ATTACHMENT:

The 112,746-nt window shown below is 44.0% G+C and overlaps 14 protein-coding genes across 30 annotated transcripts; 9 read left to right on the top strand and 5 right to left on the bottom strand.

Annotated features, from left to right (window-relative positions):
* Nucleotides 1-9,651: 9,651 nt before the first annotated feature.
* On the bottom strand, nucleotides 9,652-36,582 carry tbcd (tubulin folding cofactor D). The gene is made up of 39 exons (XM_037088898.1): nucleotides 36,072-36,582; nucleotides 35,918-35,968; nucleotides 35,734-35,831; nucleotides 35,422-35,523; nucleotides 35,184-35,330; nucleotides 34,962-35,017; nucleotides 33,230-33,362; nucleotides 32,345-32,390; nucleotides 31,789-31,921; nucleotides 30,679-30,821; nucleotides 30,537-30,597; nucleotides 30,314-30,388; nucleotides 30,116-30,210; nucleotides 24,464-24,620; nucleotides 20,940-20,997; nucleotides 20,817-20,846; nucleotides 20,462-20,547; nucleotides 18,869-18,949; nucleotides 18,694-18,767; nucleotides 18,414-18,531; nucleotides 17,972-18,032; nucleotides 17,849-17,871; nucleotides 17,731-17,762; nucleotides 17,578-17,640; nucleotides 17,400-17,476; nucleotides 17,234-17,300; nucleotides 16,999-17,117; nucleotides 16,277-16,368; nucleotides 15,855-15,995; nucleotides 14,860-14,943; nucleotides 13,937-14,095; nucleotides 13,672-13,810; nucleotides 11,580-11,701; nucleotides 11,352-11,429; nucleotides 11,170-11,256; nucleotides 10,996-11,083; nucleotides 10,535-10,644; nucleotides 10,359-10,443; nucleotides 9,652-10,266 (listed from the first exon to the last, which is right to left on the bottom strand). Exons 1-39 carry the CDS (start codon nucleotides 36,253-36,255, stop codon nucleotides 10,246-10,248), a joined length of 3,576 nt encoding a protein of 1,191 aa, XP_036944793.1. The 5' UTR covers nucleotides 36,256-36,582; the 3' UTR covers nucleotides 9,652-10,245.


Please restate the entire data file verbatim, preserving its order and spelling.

The 112,746-nt window shown below is 44.0% G+C and overlaps 14 protein-coding genes across 30 annotated transcripts; 9 read left to right on the top strand and 5 right to left on the bottom strand.

Annotated features, from left to right (window-relative positions):
* Nucleotides 1-9,651: 9,651 nt before the first annotated feature.
* On the bottom strand, nucleotides 9,652-36,582 carry tbcd (tubulin folding cofactor D). The gene is made up of 39 exons (XM_037088898.1): nucleotides 36,072-36,582; nucleotides 35,918-35,968; nucleotides 35,734-35,831; nucleotides 35,422-35,523; nucleotides 35,184-35,330; nucleotides 34,962-35,017; nucleotides 33,230-33,362; nucleotides 32,345-32,390; nucleotides 31,789-31,921; nucleotides 30,679-30,821; nucleotides 30,537-30,597; nucleotides 30,314-30,388; nucleotides 30,116-30,210; nucleotides 24,464-24,620; nucleotides 20,940-20,997; nucleotides 20,817-20,846; nucleotides 20,462-20,547; nucleotides 18,869-18,949; nucleotides 18,694-18,767; nucleotides 18,414-18,531; nucleotides 17,972-18,032; nucleotides 17,849-17,871; nucleotides 17,731-17,762; nucleotides 17,578-17,640; nucleotides 17,400-17,476; nucleotides 17,234-17,300; nucleotides 16,999-17,117; nucleotides 16,277-16,368; nucleotides 15,855-15,995; nucleotides 14,860-14,943; nucleotides 13,937-14,095; nucleotides 13,672-13,810; nucleotides 11,580-11,701; nucleotides 11,352-11,429; nucleotides 11,170-11,256; nucleotides 10,996-11,083; nucleotides 10,535-10,644; nucleotides 10,359-10,443; nucleotides 9,652-10,266 (listed from the first exon to the last, which is right to left on the bottom strand). Exons 1-39 carry the CDS (start codon nucleotides 36,253-36,255, stop codon nucleotides 10,246-10,248), a joined length of 3,576 nt encoding a protein of 1,191 aa, XP_036944793.1. The 5' UTR covers nucleotides 36,256-36,582; the 3' UTR covers nucleotides 9,652-10,245.